In 2018, relatability became an integral part of Grande’s professional ethos; not simply between us to her, but for her to remind everyone of the power of connection. Social media has become a perfect way for that to occur in parallel with her music. In The New Yorker, Paula Mejia wrote that “Grande is of the generation that intuitively understands how digital platforms act as a vessel for closeness,” a sentiment that captures the power dynamic between Ariana and the world around her. Her relationship’s are synergetic; not simply thanking them for being here and supporting her, but mindful of how they inform each other. There is no illusion of closeness. Grande works hard to achieve parameters where she and and her fans can comfort each other.
She does in an aural sense, too, providing rhythms and lyrics for which we can feel the extension of her invisible hand to us. There are instances on Sweetener where it feels like we’re listening to Grande’s therapeutic, self-care routine: “Breathin’,” with its repetitive, mantra-like chorus; “No Tears Left to Cry,” too, bears incantations (“I’m lovin’/ I’m livin’/ I’m pickin’ it up”); “Get Well Soon,” her tribute to Manchester, is both a reminder to Grande and to her fans, to those of us going through tragedy, that’s solace in understanding the process of grief, to “deal with it, don’t try to get by it/ Ain’t no time to deny it/ So we had to sit down and just write it.”
For much of Sweetener, she employs an almost methodical approach: open the wound, bear witness to it, and see how optimism snakes its way through to not simply healing, but thriving.
Pop music isn’t inherently abrasive. It’s sneaky by design; upbeat melodies taking over often subtle, brilliant lyrics devoted to introspection. Grande’s pop music is meant to function as an antidote. In the club, your car, or the privacy of your own ear buds as you stroll or dance down the street. Her anguish is inseparable from her triumphs. For much of Sweetener, she employs an almost methodical approach: open the wound, bear witness to it, and see how optimism snakes its way through to not simply healing, but thriving.
We can’t talk about Grande’s capacity for care without talking about Pete Davidson. The memes, the fast engagement, matching tattoos, even Piggy Smallz. I can’t bring myself to skip the song “pete davidson,” even long after their break-up! Davidson, a little too publicly slimy at first while processing the dissolution of his engagement, was devoted to Grande, and Grande to him. In a recent Instagram story, Davidson spoke of his mental health—something he’s been widely open about—and the difficult time he’s had with people leveraging vicious comments at him on behalf of Grande. Grande shared it and, of course, reminded her fans to “be gentle with others,” saying she doesn’t “endorse anything but positivity and forgiveness.” Which is true: that’s the crux of her megahit, “Thank u, next.” Compassion is the focus. She literally says, emphasizing on each beat, “I’m so fuckin’ grateful for my ex,” after listing off her four major ex-partners.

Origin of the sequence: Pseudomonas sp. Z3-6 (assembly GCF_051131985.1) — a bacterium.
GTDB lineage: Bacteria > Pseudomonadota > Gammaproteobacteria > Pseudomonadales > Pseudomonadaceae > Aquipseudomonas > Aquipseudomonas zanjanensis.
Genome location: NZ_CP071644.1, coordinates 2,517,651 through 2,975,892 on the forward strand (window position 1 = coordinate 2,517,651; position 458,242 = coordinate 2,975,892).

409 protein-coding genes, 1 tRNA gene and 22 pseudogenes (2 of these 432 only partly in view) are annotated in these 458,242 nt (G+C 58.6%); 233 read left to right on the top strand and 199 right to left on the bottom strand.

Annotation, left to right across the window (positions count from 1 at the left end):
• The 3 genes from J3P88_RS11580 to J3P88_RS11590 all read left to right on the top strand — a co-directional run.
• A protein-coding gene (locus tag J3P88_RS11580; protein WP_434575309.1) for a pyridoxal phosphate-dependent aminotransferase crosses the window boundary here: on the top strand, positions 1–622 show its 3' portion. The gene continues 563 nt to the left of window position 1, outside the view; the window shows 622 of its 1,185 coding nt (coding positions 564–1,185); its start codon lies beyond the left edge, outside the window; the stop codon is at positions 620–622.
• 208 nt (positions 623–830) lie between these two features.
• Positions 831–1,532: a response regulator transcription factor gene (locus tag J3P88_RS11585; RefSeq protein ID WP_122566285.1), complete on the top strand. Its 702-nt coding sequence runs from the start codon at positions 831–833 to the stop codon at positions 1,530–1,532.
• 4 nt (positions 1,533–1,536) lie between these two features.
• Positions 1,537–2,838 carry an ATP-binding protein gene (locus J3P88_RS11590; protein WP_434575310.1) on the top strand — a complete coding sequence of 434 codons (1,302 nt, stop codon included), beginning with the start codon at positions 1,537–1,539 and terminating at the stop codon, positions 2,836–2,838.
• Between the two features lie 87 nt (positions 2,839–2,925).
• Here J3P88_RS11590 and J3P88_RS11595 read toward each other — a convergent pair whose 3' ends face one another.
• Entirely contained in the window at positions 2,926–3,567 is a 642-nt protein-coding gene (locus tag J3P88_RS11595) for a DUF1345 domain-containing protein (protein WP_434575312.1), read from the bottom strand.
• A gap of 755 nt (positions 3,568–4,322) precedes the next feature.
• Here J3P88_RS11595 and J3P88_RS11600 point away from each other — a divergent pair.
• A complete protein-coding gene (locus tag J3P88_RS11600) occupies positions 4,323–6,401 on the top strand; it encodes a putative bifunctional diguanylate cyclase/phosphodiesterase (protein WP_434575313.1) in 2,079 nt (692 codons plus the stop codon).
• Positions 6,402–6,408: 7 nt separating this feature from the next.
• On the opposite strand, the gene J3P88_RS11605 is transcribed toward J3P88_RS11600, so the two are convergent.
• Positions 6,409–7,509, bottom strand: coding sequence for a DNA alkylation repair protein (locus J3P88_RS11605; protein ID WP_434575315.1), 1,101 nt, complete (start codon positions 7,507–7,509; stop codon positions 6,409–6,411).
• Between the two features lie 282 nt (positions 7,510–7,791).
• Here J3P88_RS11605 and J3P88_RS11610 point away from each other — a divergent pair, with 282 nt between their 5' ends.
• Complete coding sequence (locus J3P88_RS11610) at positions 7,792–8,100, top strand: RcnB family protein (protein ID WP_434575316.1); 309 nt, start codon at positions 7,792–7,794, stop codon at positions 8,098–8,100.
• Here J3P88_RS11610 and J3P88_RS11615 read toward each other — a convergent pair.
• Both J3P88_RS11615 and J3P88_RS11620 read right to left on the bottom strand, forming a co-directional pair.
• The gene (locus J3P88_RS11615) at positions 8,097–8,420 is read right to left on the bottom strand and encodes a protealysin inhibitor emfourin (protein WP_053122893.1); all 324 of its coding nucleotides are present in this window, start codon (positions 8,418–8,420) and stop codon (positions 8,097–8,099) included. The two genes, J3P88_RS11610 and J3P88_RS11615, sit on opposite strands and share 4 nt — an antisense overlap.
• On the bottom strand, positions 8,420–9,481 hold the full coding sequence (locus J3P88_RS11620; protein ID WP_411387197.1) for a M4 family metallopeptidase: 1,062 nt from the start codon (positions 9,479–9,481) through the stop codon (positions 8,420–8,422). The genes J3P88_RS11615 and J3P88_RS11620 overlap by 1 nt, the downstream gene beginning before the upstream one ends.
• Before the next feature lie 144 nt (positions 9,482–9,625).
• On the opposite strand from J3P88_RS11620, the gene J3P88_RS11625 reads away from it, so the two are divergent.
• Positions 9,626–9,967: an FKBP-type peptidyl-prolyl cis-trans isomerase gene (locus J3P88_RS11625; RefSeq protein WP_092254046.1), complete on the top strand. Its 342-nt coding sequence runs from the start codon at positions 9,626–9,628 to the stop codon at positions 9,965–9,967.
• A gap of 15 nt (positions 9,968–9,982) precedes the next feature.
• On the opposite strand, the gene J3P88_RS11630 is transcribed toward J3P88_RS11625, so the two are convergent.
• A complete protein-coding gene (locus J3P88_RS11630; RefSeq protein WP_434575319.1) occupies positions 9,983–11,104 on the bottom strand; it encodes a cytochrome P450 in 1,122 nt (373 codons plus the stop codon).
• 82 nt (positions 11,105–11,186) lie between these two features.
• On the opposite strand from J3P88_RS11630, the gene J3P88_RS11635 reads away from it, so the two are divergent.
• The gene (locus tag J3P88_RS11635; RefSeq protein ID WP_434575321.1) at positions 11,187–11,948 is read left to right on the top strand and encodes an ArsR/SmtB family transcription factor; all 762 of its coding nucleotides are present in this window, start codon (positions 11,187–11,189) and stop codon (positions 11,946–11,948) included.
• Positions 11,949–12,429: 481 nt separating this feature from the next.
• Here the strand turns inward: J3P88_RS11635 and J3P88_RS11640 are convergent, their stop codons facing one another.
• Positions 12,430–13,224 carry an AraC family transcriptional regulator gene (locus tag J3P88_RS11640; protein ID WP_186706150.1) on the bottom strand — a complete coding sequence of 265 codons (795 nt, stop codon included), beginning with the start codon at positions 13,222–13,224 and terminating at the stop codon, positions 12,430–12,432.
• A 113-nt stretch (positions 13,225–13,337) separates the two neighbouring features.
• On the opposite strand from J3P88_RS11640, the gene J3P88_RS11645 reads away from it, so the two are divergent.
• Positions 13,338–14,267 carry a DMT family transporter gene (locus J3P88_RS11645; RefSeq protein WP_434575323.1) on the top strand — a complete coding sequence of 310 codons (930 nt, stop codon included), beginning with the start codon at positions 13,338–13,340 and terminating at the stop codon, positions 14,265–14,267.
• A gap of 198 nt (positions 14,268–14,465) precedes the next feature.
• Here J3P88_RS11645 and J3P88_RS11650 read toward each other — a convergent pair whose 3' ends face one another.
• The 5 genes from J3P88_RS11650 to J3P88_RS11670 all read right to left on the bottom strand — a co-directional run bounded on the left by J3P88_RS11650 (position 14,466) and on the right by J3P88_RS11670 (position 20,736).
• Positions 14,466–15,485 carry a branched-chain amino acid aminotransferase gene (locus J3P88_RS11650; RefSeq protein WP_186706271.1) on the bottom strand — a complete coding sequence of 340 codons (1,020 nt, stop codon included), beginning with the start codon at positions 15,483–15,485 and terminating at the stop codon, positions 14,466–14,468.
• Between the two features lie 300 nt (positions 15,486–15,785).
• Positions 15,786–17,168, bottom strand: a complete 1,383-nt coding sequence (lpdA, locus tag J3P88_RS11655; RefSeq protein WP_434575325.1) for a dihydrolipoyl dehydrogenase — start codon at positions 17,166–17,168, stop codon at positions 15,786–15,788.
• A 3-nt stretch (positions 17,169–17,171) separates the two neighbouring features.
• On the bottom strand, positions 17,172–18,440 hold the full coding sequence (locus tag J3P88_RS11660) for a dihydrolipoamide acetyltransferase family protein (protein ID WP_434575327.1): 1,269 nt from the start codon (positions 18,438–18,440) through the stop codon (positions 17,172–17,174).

Grande’s unbridled empathy was a vital component for alleviation this year. An invitation to feel whatever we needed to with her as she felt the waves of her year, too. We saw a marked turn in Grande’s personal and professional lives: a maturation complete as an eclipse. Grande carried a specific sort of kindness and desire for us to participate in the spectrum of what she—and by proximity, we—felt. She became a vessel for whom we could see and feel joy, pain, loss, and, most importantly, hope. Looking for optimism and being disappointed when what exists is a discouraging world seems like a natural reaction.
Perhaps this is what The Atlantic meant by describing Grande’s music as escapist; it provides a realm that’s just gooey enough for us to slip into, without it becoming condescending, or infantile. That there is meaning behind the mental getaway. Because the thing is, you’ll never really be able to get away completely from your problems, and the things that haunt you. You need to make space to care for them, to nurture the good that sometimes emerges from tragedy. There is no pop star currently more nurturing than Ariana Grande.